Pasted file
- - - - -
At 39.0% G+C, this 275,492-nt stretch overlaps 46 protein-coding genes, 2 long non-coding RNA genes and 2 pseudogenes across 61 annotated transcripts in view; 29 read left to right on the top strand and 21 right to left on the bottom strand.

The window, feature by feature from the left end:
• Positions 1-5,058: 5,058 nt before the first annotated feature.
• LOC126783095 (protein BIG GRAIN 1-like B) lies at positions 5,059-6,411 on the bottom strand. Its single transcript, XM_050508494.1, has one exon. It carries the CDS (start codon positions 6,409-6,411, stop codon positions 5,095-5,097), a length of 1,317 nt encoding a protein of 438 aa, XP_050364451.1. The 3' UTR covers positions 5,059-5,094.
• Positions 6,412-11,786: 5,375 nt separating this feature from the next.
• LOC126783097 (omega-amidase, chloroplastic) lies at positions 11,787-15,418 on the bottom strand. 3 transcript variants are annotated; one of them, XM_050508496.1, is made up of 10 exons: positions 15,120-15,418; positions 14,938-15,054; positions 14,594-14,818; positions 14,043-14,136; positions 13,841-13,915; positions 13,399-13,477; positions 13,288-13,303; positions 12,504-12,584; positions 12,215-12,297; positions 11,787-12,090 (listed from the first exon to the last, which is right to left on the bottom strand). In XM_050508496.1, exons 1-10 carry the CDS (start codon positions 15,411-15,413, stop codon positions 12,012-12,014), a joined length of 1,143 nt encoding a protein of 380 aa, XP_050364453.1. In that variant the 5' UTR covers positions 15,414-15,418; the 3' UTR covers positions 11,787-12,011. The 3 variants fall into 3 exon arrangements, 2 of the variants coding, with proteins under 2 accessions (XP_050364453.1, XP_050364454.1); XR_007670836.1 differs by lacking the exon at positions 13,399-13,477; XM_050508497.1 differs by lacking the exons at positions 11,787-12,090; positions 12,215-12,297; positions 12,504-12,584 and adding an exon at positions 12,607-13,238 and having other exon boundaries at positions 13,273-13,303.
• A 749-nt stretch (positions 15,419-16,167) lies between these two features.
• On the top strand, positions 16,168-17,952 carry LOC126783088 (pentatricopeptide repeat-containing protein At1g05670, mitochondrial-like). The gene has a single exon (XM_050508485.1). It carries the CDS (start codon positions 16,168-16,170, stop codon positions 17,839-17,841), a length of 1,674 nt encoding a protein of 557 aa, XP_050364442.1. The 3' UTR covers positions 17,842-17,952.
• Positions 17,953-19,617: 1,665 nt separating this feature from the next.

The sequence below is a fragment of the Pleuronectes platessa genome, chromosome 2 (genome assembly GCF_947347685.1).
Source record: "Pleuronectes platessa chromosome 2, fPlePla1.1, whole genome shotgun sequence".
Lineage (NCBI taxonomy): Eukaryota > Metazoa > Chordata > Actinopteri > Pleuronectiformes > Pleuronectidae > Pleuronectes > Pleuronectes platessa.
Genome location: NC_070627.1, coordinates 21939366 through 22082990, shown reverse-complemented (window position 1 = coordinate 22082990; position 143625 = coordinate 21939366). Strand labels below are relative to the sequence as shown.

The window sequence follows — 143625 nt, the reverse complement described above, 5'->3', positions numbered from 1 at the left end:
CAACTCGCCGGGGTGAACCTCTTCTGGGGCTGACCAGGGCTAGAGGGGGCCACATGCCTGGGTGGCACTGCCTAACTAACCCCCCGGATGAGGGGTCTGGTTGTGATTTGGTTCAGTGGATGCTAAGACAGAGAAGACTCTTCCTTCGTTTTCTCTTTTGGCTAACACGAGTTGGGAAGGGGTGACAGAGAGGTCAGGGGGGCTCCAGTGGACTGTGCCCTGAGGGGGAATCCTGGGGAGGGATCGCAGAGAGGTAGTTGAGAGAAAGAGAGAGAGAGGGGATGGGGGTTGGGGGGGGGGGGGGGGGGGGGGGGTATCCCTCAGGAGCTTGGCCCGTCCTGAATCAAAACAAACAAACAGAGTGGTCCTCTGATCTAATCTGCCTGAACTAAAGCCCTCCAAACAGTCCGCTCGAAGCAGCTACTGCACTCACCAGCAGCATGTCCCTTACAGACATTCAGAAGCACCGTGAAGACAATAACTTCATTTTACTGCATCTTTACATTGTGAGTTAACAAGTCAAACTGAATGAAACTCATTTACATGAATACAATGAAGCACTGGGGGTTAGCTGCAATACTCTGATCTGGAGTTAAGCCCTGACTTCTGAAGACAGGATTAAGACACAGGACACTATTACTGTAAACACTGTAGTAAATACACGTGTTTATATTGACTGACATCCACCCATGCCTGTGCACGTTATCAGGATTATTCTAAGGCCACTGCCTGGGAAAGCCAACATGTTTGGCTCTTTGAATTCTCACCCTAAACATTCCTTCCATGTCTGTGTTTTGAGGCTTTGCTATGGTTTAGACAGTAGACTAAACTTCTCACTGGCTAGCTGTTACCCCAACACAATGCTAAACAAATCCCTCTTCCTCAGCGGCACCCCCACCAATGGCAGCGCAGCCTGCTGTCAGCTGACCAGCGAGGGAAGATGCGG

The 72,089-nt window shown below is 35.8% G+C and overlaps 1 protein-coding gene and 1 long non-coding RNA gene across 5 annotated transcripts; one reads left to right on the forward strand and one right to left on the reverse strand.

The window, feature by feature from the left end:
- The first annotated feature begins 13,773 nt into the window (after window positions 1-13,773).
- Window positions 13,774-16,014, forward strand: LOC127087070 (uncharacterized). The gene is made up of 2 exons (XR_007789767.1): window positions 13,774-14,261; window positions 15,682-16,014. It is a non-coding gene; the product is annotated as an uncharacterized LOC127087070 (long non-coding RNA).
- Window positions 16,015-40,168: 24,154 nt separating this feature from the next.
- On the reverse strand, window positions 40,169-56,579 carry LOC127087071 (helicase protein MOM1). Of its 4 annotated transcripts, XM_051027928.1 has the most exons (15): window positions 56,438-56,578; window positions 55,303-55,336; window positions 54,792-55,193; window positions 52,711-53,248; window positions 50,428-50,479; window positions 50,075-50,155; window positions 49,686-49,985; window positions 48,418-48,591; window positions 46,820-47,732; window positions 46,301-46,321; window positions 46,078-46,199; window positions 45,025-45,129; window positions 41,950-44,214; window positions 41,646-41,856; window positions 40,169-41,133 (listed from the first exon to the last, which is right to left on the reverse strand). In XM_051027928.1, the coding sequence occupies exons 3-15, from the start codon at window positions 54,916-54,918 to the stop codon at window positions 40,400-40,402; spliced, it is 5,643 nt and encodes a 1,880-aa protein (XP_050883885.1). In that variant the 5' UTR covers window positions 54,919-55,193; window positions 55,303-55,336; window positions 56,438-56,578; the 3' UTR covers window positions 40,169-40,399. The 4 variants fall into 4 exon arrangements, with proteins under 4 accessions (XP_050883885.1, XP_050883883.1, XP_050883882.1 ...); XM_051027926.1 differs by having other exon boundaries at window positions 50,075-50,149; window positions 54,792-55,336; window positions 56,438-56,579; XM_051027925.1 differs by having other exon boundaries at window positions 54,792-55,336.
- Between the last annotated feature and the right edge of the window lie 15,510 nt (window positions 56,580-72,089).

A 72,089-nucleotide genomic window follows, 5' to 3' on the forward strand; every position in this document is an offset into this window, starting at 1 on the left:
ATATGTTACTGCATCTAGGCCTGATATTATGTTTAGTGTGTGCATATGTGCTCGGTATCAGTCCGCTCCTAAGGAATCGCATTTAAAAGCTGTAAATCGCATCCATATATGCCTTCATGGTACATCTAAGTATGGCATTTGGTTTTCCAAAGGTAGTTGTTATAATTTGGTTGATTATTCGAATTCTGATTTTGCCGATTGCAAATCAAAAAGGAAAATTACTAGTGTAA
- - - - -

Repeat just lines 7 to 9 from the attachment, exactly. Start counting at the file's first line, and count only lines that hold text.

• A 749-nt stretch (positions 15,419-16,167) lies between these two features.
• On the top strand, positions 16,168-17,952 carry LOC126783088 (pentatricopeptide repeat-containing protein At1g05670, mitochondrial-like). The gene has a single exon (XM_050508485.1). It carries the CDS (start codon positions 16,168-16,170, stop codon positions 17,839-17,841), a length of 1,674 nt encoding a protein of 557 aa, XP_050364442.1. The 3' UTR covers positions 17,842-17,952.
• Positions 17,953-19,617: 1,665 nt separating this feature from the next.